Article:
Home Human Rights Journalism On the Anniversary of Hama’s “Children of Freedom” Massacre, Perpetrators are Still at Large

On the Anniversary of Hama’s “Children of Freedom” Massacre, Perpetrators are Still at Large


Syrian security services opened fire on Hama residents before they arrived in the al-Assi Square, where they intended to assemble for the peaceful protests on 3 June 2011  

by bassamalahmed
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The 3rd of June 2021 marks the 10th anniversary of the massacre committed by Syrian government security forces on the Friday of the Children of Freedom in 2011 in Hama city. Eyewitnesses told Syrians for Truth and Justice (STJ) that security forces fired live ammunition, killed, and wounded several young people and children who assembled to hold a protest in al-Assi Square. The perpetrators of the massacre remain at large to the day. Many of the victims’ families did not seek accountability or file lawsuits demanding a probe into these hostilities, fearing the retaliation of security services.

On the anniversary of the massacre, STJ interviewed a number of survivors and relatives of victims, as well as four health officials and workers who treated the larger segment of the wounded and witnessed the deaths of many protestors.

While STJ’s field researcher in Hama documented the deaths of 80 protestors, among them at least two children, local activists said that the number is likely higher, particularly the number of child victims, stressing that at least 15 children died that day. Health workers, for their part, said that nearly 200 people lost their lives at the hands of security services.

What Happened?

On the evening of 3 June 2011, residents from several neighborhoods in Hama city marched towards the al-Assi Square for the usual Friday protest, calling it the Friday of the Children of Freedom. Syrian government security forces, mostly of the Military Security Department, shot live rounds at the protestors in the square, and at others who were still on the way there. Survivors of the massacre and eyewitnesses from that day’s peaceful protests said that the shooting continued for 10 minutes. They added that some of the involved security personnel wore plainclothes, but the majority were in the military khaki uniform. The survivors called those in civilian clothes Shabiha, thugs, and stressed that they operated under a para-military auxiliary force.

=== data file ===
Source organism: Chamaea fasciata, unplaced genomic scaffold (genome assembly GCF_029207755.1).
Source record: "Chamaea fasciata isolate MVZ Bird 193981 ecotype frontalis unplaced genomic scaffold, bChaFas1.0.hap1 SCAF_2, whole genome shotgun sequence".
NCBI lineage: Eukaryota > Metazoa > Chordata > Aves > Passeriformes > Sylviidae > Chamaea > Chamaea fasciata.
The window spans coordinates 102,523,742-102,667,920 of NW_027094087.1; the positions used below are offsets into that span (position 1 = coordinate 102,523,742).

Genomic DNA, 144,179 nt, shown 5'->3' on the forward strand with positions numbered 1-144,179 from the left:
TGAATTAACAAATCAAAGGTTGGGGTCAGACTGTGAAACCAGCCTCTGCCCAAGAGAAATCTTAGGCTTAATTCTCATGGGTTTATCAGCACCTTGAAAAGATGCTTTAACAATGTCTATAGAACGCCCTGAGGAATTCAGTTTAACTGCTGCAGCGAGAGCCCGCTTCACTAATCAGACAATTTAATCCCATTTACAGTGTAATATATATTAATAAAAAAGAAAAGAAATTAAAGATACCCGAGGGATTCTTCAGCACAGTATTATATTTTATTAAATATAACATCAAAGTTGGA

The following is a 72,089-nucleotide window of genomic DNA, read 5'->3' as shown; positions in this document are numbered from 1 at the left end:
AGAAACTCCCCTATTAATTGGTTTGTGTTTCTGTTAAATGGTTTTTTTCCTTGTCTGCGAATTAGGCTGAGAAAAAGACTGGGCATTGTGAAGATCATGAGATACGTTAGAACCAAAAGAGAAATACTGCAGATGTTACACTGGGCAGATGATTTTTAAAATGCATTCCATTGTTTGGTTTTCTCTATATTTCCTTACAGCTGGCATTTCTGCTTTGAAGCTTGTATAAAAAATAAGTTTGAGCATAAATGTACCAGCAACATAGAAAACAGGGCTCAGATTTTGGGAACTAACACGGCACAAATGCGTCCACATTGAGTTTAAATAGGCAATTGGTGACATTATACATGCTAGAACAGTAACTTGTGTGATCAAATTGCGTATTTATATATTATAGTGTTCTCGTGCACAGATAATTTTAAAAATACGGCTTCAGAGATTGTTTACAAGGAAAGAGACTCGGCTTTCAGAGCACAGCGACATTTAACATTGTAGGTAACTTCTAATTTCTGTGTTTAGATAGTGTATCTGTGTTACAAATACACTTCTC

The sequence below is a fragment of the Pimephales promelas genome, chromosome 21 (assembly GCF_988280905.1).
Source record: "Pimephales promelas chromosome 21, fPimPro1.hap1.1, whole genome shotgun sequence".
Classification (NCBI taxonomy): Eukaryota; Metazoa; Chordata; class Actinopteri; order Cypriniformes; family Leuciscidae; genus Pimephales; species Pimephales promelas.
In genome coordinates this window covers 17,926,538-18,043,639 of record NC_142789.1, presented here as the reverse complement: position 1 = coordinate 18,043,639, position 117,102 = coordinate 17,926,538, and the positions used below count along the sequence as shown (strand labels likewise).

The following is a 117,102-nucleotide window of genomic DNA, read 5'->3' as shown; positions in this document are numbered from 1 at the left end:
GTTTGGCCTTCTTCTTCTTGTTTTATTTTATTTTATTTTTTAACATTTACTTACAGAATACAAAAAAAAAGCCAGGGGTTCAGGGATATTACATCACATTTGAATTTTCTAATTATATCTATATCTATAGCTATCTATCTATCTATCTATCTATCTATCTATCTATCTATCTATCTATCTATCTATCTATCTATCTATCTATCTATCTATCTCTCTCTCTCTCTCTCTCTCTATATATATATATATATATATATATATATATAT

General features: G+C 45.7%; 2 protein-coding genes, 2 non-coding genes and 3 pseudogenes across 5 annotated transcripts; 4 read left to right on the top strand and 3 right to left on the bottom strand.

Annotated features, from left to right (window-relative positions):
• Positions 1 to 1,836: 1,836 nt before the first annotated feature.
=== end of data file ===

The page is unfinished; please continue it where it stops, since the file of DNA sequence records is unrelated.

Survivors interviewed by STJ said that security forces were stationed at three sites and snipers were deployed on the rooftops of government and residential buildings in three major areas. In al-Murabet area, security forces took positions in the orphanage and surrounding buildings to target protestors coming from the neighborhoods in the al-Souq area, including al-Jarajmeh, Bab Qibli, al-Shaikh Anbar, al-Ta’aouniya, al-Shajarh, and Tmaneh Azar. In al-Hader area, security forces were stationed at the new building of the Ba’ath Party and the facility of the Police Command to target protestors coming from the neighborhoods of al-Manakh and al-Hamidiya and those who will assemble in the area extending from the Sa’id al-As Street to the al-U’baisi Bridge. In the al-Assi Square’s area, the forces spread on rooftops of the provincial building, the cultural center, the Abdulbaqi Compound, the old Civil Registry building, and the old al-Ba’ath Party building to attack the protestors arriving in al-Assi Square through all the routes leading to it, including al-Hader, al-Murabet, al-Dabagha, and the al-Mua’almeen Street. Security forces also gathered at the center of the al-Assi Square fully equipped.

The witnesses Khaled al-Hamoui, Ahmad Abu Mahmoud, Kamal Abu al-Majed and Muhammad Skaf provided STJ with extensive accounts of that day’s hostilities. They said that security forces blocked some of the streets leading to al-Assi Square on Thursday’s night. They added that against their usual practice the forces were not stationed at the end of al-Hader Street. Instead, they took positions near and on the rooftops of residential buildings.

Local activists documented that day’s hostilities. They posted a video they said of protestors coming from the al-Hader region and the reported shooting by security forces near Umm al-Hassan Park.